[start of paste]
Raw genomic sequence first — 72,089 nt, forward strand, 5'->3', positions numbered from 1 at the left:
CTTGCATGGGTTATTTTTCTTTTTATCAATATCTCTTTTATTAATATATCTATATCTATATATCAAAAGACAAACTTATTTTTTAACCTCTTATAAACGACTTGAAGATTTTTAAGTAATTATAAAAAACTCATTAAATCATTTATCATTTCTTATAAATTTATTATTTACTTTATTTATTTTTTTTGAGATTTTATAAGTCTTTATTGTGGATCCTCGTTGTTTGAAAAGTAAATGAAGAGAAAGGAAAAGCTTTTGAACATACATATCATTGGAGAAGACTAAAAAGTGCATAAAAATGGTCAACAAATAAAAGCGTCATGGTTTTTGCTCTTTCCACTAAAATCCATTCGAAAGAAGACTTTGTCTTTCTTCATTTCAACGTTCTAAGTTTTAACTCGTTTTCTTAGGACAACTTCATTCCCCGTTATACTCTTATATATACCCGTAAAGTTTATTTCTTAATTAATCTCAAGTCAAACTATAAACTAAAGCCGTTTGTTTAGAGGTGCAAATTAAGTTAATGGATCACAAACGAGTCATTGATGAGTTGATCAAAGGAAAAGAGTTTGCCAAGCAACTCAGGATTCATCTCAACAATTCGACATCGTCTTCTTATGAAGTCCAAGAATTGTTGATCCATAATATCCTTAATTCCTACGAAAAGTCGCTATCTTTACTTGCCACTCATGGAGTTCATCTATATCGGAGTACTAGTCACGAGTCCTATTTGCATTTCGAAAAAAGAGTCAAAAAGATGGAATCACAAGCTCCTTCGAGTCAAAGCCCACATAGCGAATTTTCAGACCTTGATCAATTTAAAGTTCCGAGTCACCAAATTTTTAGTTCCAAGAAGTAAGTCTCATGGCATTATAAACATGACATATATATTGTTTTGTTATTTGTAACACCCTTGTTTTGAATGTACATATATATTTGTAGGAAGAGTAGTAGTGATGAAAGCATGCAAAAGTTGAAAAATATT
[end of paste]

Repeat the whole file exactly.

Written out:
Raw genomic sequence first — 72,089 nt, forward strand, 5'->3', positions numbered from 1 at the left:
CTTGCATGGGTTATTTTTCTTTTTATCAATATCTCTTTTATTAATATATCTATATCTATATATCAAAAGACAAACTTATTTTTTAACCTCTTATAAACGACTTGAAGATTTTTAAGTAATTATAAAAAACTCATTAAATCATTTATCATTTCTTATAAATTTATTATTTACTTTATTTATTTTTTTTGAGATTTTATAAGTCTTTATTGTGGATCCTCGTTGTTTGAAAAGTAAATGAAGAGAAAGGAAAAGCTTTTGAACATACATATCATTGGAGAAGACTAAAAAGTGCATAAAAATGGTCAACAAATAAAAGCGTCATGGTTTTTGCTCTTTCCACTAAAATCCATTCGAAAGAAGACTTTGTCTTTCTTCATTTCAACGTTCTAAGTTTTAACTCGTTTTCTTAGGACAACTTCATTCCCCGTTATACTCTTATATATACCCGTAAAGTTTATTTCTTAATTAATCTCAAGTCAAACTATAAACTAAAGCCGTTTGTTTAGAGGTGCAAATTAAGTTAATGGATCACAAACGAGTCATTGATGAGTTGATCAAAGGAAAAGAGTTTGCCAAGCAACTCAGGATTCATCTCAACAATTCGACATCGTCTTCTTATGAAGTCCAAGAATTGTTGATCCATAATATCCTTAATTCCTACGAAAAGTCGCTATCTTTACTTGCCACTCATGGAGTTCATCTATATCGGAGTACTAGTCACGAGTCCTATTTGCATTTCGAAAAAAGAGTCAAAAAGATGGAATCACAAGCTCCTTCGAGTCAAAGCCCACATAGCGAATTTTCAGACCTTGATCAATTTAAAGTTCCGAGTCACCAAATTTTTAGTTCCAAGAAGTAAGTCTCATGGCATTATAAACATGACATATATATTGTTTTGTTATTTGTAACACCCTTGTTTTGAATGTACATATATATTTGTAGGAAGAGTAGTAGTGATGAAAGCATGCAAAAGTTGAAAAATATT